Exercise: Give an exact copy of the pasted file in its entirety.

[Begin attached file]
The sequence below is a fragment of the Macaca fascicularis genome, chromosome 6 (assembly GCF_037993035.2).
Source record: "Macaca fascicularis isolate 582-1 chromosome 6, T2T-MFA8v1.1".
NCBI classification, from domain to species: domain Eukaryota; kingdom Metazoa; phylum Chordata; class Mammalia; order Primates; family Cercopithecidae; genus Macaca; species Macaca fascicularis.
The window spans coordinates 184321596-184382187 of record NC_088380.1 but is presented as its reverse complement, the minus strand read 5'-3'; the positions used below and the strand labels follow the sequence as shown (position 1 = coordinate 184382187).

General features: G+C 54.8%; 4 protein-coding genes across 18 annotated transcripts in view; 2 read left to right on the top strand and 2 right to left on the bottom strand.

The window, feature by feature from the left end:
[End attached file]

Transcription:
The sequence below is a fragment of the Macaca fascicularis genome, chromosome 6 (assembly GCF_037993035.2).
Source record: "Macaca fascicularis isolate 582-1 chromosome 6, T2T-MFA8v1.1".
NCBI classification, from domain to species: domain Eukaryota; kingdom Metazoa; phylum Chordata; class Mammalia; order Primates; family Cercopithecidae; genus Macaca; species Macaca fascicularis.
The window spans coordinates 184321596-184382187 of record NC_088380.1 but is presented as its reverse complement, the minus strand read 5'-3'; the positions used below and the strand labels follow the sequence as shown (position 1 = coordinate 184382187).

General features: G+C 54.8%; 4 protein-coding genes across 18 annotated transcripts in view; 2 read left to right on the top strand and 2 right to left on the bottom strand.

The window, feature by feature from the left end: